When I saw Aerosmith’s “Don’t Want To Miss A Thing” listed as the last song on Little Hurricane’s free download of covers entitled Stay Classy, I had to admit, I cringed. Lead singer/guitarist Tone and drummer C.C. ripping into ASmith’s “Mama Kin,” or taking a pass at “Back in the Saddle,” or even “Sweet Emotion,” made more musical sense. Three minutes and ten seconds later, after skipping over the other nine songs, I felt like I owed them an apology. By staging a haunting slow blues crawl that pulls every last bit of emotion from every line, the dirty blues twosome create a “how the hell did they just pull that off?” performance.
And that’s what I get for reading the end of the book first. Because if I started at the beginning with the knock out version of Percy Sledge’s “Dark End of the Street” and continued on in order, I would have built up enough momentum and trust in Little Hurricane that I wouldn’t have even blinked when I first saw the sappy Aerosmith song thrown in.
Stay Classy pulls the curtain back on the foundation of Little Hurricane. Though the dirty blues vibe is strong, and remains their calling card throughout , the covers give them a chance to dip their toes in some otherwise uncharted territory. From Pink Floyd’s “Money” with it’s trademark cash register cha-ching opening, to CCR’s “Bad Moon Rising,” the band keeps the renditions close to their blues vest while twisting the covers to their liking.
The Elbow cover of “Grounds For Divorce” sounds like it could have been penned for their last album Homewrecker. It spawns some tasty slide guitar work and sports a similar feel to the atmosphere that their song “Fourth of July” works up. While on the subject of guitar, I haven’t heard Tone get so damn down and dirty than on the Bill Withers cover of “Ain’t No Sunshine.” A Hendrixy intro sets the stage for an all out blues storm half way through the cover. “Ain’t No Sunshine” gives a definitive snap shot of Tone’s bluesy pedigree along with his ability to track a hell of a solo.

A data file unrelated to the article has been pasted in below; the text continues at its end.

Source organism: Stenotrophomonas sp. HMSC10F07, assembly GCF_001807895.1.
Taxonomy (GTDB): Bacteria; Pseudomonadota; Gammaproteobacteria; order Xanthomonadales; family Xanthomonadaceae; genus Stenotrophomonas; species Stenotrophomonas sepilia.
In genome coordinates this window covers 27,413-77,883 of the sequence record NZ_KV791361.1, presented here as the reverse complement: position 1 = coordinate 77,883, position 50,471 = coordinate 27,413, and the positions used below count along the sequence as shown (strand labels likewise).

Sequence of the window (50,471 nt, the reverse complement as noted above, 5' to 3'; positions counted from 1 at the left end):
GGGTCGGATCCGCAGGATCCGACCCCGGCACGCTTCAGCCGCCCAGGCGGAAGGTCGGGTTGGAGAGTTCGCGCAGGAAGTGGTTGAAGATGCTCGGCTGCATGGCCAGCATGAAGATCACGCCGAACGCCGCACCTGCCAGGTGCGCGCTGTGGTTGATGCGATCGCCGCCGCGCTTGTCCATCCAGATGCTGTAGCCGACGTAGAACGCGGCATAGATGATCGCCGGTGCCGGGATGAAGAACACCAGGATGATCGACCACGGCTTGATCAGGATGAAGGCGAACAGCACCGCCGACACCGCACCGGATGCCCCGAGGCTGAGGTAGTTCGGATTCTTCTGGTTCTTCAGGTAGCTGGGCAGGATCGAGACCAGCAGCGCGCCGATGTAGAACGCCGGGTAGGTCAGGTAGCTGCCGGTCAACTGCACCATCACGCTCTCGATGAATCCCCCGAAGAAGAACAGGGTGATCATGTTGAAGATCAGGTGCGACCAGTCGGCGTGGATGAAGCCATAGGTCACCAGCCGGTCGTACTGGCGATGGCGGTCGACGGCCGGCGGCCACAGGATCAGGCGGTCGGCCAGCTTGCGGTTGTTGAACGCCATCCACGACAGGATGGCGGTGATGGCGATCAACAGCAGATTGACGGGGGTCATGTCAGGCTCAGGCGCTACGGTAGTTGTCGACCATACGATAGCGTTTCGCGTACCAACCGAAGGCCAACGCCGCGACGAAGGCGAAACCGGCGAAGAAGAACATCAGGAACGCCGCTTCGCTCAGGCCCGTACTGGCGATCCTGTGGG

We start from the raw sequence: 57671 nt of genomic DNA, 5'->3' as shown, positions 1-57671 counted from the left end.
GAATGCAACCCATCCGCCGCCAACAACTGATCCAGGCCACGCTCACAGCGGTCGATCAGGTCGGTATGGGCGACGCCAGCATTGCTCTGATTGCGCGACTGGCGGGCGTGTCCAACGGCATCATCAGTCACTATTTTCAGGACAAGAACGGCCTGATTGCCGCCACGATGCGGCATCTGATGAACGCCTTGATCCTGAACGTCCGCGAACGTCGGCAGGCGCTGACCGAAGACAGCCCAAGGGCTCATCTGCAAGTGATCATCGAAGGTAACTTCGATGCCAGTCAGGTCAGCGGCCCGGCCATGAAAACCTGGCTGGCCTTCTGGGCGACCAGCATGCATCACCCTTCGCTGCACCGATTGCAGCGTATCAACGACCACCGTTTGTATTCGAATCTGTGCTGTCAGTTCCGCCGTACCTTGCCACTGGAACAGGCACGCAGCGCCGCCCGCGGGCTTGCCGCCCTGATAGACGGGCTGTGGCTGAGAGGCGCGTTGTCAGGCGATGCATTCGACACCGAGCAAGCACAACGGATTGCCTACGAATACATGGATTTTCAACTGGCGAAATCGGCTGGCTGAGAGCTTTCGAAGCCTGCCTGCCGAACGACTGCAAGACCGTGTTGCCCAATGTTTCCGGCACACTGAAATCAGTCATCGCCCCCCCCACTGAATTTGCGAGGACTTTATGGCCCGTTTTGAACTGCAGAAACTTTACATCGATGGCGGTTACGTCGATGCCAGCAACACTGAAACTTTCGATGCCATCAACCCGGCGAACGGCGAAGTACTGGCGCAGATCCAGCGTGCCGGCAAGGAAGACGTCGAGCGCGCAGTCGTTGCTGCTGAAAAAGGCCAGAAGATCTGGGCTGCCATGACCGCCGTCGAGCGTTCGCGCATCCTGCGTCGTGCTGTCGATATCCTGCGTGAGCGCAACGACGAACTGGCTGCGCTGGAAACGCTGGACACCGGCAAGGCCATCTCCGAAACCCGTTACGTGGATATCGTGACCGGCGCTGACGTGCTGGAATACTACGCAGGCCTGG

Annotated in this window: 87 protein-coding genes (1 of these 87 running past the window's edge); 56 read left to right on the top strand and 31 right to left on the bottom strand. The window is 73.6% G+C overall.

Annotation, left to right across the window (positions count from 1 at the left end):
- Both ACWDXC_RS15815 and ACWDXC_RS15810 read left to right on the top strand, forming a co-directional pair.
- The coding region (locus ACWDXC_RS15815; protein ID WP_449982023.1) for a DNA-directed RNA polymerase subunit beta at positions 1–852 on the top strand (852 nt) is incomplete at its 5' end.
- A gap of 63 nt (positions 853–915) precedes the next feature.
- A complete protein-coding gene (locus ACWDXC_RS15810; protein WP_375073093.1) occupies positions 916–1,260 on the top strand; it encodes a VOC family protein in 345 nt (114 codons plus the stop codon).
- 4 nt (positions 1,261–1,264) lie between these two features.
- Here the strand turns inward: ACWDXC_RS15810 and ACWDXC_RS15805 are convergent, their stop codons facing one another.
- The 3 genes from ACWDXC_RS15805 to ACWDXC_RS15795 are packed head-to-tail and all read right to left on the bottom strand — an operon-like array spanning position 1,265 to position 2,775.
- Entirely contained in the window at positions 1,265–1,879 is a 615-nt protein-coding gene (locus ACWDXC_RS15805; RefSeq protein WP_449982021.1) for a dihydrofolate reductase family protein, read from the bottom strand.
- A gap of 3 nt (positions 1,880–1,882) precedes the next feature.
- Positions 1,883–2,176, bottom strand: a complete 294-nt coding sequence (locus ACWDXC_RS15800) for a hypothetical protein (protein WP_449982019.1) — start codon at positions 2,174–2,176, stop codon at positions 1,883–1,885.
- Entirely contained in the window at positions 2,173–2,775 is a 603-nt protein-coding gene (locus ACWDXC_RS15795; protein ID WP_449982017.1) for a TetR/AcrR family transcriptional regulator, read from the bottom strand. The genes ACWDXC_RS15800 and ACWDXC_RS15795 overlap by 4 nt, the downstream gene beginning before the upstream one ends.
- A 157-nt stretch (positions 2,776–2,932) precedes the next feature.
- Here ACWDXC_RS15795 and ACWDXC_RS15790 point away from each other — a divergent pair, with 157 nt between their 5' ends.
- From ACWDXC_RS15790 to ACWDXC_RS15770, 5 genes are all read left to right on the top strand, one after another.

Stay Classy‘s ten songs create an opportunity for the band to take mild liberty on a handful of diverse but also recognizable material. Fiona Apple’s “Shadowboxer” is the perfect example of Tone and C.C.’s blues temperament stamp placed on a well known single. Tone begins “Shadowboxer” mildly, picking out the melody before letting the song’s verse slip slowly off his lips. He builds its momentum cautiously, using just guitar and vocal to create a foggy atmosphere before C.C.’s drums clock the pace towards the chorus. The depth of the inner fight of Apple’s uber personal lyrics fits comfortably in the band’s hands and creates one of the collection’s many stand out moments.
The thick coat of dirty blues primer that Little Hurricane lays down within their collection serves as a familiar bedrock for the band. From a creative standpoint, it gives them a chance to hold momentary ownership of the ten covers carried out with convincing and confident performance–a classy move from one of San Diego’s classiest bands.